The best edition of Moby-Dick for scholars is the 1952 Hendricks House edition (edited by Luther Mansfield & Howard Vincent), which is incredibly hard to find, a copy currently retailing online for almost $6k. Luckily, the extended library network sent me a copy and I kept it handy while reading the text. Melville’s borrowings and embellishments and source material are all exposed here, and you can see just how closely he adhered to those sources or exactly the magic sprinkle he gave words to make them jump. He was deeply indebted to:
- Thomas Beale’s The Natural History of the Sperm Whale (1839)
- Frederick Bennett’s Narrative of a Whaling Voyage Round the Globe (1840)
- J. Ross Browne’s Etchings of a Whaling Cruise (1850)
- Henry Cheever’s The Whale and his Captors (1850)
- Scoresby’s Account of the Arctic Regions (1820) – the notes make continual reference to the fact that Melville pokes fun, “indulges in baiting the humorless Scoresby,” throughout the text.
Here is where I found detailed information about the Pythagoras fart joke, his maxim being “To abstain from beans because they are flatulent and partake most of the breath of life.” Here also is the explanation for the “Grand Contested Election” that freaked me out as a 2017 reader. Melville was talking about the Tippecanoe and Tyler too victory that unseated Van Buren. The recommendation to read Poe’s excellent Arthur Pym came from here as well.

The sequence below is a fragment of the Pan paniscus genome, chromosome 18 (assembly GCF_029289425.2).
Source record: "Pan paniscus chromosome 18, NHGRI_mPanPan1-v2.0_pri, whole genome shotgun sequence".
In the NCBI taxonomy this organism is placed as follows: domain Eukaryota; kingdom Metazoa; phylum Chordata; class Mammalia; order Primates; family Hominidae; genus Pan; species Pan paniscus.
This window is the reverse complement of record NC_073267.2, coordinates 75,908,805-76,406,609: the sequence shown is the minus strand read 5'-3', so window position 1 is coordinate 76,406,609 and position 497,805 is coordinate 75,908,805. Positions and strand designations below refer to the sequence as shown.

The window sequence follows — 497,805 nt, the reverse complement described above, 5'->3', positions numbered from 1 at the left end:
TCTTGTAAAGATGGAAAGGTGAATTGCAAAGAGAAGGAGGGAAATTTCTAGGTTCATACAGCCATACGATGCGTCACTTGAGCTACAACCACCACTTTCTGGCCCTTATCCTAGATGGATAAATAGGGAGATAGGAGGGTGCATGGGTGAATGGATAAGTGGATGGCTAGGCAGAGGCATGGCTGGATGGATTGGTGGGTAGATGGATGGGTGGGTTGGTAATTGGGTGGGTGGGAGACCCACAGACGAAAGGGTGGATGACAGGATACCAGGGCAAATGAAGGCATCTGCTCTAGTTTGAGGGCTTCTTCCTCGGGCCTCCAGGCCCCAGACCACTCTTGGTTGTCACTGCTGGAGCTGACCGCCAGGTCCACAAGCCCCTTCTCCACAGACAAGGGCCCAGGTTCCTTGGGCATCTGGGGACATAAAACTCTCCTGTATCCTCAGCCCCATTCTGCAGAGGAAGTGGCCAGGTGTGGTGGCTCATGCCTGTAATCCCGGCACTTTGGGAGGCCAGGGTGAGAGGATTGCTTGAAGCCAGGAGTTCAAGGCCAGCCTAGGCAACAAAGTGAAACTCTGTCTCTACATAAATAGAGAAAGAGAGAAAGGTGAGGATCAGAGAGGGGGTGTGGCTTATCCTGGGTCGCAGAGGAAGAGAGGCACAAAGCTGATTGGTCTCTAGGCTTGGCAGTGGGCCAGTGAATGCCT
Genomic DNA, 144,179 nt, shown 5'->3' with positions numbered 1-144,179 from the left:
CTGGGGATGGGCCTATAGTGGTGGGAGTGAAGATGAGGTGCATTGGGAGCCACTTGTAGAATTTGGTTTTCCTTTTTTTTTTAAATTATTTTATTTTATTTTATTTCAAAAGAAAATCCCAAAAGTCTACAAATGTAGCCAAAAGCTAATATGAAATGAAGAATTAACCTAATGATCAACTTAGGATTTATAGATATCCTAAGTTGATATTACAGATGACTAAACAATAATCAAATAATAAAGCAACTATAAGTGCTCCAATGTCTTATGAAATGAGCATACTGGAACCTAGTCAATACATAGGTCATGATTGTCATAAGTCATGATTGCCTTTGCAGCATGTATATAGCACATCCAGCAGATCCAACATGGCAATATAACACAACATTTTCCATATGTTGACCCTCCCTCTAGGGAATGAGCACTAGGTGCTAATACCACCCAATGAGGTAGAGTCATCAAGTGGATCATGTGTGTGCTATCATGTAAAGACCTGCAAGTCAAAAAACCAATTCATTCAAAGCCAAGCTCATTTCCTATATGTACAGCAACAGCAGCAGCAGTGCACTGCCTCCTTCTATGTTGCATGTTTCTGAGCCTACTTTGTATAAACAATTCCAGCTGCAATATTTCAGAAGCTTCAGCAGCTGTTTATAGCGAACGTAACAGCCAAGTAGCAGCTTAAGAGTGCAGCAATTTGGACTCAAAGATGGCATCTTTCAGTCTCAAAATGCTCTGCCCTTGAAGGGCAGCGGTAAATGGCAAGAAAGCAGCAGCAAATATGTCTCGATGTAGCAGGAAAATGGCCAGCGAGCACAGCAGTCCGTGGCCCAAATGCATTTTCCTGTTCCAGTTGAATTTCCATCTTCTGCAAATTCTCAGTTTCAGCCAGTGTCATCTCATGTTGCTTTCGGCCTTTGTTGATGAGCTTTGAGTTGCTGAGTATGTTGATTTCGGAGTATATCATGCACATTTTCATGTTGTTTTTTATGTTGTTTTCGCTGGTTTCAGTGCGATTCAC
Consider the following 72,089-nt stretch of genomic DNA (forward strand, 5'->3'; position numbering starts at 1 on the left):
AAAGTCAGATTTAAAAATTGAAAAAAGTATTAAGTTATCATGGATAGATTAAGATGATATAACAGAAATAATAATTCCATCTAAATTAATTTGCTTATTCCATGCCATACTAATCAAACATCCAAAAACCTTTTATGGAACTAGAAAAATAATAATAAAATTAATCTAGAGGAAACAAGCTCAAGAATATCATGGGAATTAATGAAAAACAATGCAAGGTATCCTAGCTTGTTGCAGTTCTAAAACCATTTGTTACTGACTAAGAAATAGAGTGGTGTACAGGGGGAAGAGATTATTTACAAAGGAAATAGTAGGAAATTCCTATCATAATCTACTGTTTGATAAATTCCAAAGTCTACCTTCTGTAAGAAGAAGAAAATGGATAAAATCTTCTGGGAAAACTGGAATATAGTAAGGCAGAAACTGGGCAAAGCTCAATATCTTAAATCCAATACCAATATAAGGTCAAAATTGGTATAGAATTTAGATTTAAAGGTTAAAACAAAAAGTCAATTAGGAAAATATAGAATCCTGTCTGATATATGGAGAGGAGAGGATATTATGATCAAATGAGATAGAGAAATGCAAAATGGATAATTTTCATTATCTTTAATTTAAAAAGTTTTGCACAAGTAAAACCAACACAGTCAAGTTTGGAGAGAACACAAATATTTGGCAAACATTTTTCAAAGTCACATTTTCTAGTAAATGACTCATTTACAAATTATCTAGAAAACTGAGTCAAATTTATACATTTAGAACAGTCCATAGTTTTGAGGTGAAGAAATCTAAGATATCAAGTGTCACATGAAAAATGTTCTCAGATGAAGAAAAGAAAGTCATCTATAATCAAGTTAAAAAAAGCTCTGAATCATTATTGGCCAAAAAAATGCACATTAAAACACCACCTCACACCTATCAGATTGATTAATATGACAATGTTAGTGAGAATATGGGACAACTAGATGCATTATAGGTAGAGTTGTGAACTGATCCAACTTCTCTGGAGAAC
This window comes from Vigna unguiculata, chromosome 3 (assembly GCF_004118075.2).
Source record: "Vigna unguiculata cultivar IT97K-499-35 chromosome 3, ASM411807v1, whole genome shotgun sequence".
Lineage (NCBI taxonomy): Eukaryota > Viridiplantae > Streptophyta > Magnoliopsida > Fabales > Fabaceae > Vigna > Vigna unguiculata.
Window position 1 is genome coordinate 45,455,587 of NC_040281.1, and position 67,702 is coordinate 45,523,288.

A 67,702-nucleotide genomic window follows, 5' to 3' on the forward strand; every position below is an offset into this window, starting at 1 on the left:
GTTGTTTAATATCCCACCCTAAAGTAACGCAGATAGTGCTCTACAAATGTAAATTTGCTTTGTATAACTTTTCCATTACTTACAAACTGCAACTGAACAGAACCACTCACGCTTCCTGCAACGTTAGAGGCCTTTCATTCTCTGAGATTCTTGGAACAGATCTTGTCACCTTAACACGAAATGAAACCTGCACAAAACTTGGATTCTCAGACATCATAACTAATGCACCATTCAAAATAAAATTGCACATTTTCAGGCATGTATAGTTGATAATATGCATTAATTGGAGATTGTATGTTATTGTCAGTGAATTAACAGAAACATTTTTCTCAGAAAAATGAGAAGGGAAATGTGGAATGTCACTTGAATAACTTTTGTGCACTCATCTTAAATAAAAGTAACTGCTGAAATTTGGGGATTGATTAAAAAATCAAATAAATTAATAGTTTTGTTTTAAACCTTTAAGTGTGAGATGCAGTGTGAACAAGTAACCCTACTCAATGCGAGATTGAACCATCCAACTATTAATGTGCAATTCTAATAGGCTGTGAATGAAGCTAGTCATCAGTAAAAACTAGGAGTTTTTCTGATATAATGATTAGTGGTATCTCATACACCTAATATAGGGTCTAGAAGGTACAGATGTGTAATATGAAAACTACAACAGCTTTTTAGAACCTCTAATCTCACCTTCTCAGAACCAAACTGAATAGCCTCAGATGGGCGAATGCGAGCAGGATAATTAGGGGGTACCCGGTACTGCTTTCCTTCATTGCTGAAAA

There must have been a dozen pages each explaining the name Ishmael, Ahab, and the other main characters. Catching a whiff of Shakespeare in the text? Turn to the notes to see if it’s coming from Hamlet, Macbeth, King Lear, Julius Caesar. The exposition on good/evil is off the charts. Unending pages about Satan (Melville writes in The Confidence-Man that the 3 great original characters in fiction are Hamlet, Don Quixote, and Milton’s Satan.)
One of the things I liked best about the notes was that they incorporated reference to all of M’s other works as well; like the example of discussing the “condor’s quill” reference, saying that Melville’s finest account of his creative process was in Mardi, chap 180, along with letters to Duyckinck in Dec 1850 and Hawthorne June 1851, printed in Thorp’s Representative Selections of Herman Melville.
The note about Pompey’s Pillar explains that the Egyptian hieroglyphics and the Greek inscription on the pedestal “by the middle of the nineteen century had been much effaced by initial-carving tourists.” What is this base desire to leave an “I wuz here” mark wherever tourists go???